A mess of boxes
Day 4 of working in the SLS vitrual law firm. My home office is slowly becoming a mess of boxes and files on the floor and I am now helping clients deal with the initial flood of coronavirus notices from tenants and contractors etc. But today I want to reflect on more personal thoughts. It was last Friday that it hit me that I, my family, my law firm, my community were in the beginnings of a radical change to our lives. Last Friday started with discussions among my partners in which we recognized that we needed to immediately plan for transitioning our law firm from the traditional central office based law firm to a virtual one. That discussion and the intense planing effort which it set in motion was a jolt to my reality but did not compare to what I would confront later in the day. Fridays are always shorter work days for me as I leave at 3 pm to prepare for the Sabbath. Ever since I was in high school, when I did not have school on Fridays (but had school on Sundays), Fridays have been the day on which I slowly transition from the world of work to twenty-fours focused on the spiritual, prayer, and family. Last Friday afternoon, as I was getting ready to begin the Sabbath with a prayer service at my synagogue, I was abruptly informed that due to the coronavirus and the Governor’s order limiting public assembly to no more than 250 people ,that every synagogue in our community (of which there are many) was cancelling all prayer services, classes and programs for the foreseeable future. Unprecedented! I can not adequately describe the impact of this announcement. The synagogues and other religious institutions are the core that unite the hundreds of families that live in our close knit community. Beginning on Friday evening and continuing all day Saturday the streets are full, from morning to night, with people going to and from their synagogues, families visiting friends, kids playing in the parks ,and teenagers socializing with one another. But last Saturday the streets were literally empty. Everyone was hunkered down in their homes. It was Snowmgeddon without the snow. It was then that the impact of the pandemic came into crystal clear focus for me. This pandemic that came out of nowhere was radically changing my life – everyone’s life – and the challenge was to adapt to the radical changes. Over the last few days as I have been confronting all the many changes, I have resolved that I will not let this pandemic change who I am and who I strive to be as a person and as a professional. So my focus has been helping others – colleagues, staff clients, friends,and community members to get through this “thing” secure in the knowledge that we are all in this together. This is how I am trying to keep my “sanity” as we move closer to the day when we will be ordered to “shelter in place”.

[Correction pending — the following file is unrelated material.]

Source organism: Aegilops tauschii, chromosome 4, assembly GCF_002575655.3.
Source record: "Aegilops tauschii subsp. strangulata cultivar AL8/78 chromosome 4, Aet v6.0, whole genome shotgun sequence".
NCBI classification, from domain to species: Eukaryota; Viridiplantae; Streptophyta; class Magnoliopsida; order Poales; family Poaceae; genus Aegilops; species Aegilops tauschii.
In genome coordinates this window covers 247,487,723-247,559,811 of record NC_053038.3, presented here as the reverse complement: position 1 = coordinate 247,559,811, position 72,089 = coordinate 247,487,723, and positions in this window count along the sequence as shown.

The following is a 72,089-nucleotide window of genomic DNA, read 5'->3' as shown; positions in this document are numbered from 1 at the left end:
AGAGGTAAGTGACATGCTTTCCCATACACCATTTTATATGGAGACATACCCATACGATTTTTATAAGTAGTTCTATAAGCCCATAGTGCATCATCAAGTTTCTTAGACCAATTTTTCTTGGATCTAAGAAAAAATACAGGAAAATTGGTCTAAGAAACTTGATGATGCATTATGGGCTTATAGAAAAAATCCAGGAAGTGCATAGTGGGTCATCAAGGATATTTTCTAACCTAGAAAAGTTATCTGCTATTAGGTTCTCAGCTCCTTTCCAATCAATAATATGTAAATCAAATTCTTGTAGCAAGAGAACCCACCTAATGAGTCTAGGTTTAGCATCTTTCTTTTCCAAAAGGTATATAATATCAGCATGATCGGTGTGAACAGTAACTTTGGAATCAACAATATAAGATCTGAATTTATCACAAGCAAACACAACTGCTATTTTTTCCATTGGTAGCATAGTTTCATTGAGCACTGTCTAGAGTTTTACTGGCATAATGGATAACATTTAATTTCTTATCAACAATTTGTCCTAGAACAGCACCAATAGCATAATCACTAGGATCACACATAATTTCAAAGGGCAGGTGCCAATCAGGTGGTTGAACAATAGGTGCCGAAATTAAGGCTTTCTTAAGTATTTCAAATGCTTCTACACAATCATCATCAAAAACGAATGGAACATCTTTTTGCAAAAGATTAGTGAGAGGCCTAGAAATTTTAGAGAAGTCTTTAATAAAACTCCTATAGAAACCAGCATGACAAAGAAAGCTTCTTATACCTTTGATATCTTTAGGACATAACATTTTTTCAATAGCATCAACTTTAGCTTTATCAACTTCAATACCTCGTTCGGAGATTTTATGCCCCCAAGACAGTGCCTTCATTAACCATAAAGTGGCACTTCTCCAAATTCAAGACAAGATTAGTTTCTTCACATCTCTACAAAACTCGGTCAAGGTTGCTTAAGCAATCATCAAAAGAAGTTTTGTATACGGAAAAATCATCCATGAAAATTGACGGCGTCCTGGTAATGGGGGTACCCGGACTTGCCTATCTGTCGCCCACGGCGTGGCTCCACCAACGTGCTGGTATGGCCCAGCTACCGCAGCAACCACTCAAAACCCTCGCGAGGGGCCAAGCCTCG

Shabbat Shalom. May the Sabbath Queen enter in peace and bring gladness and good cheer to all.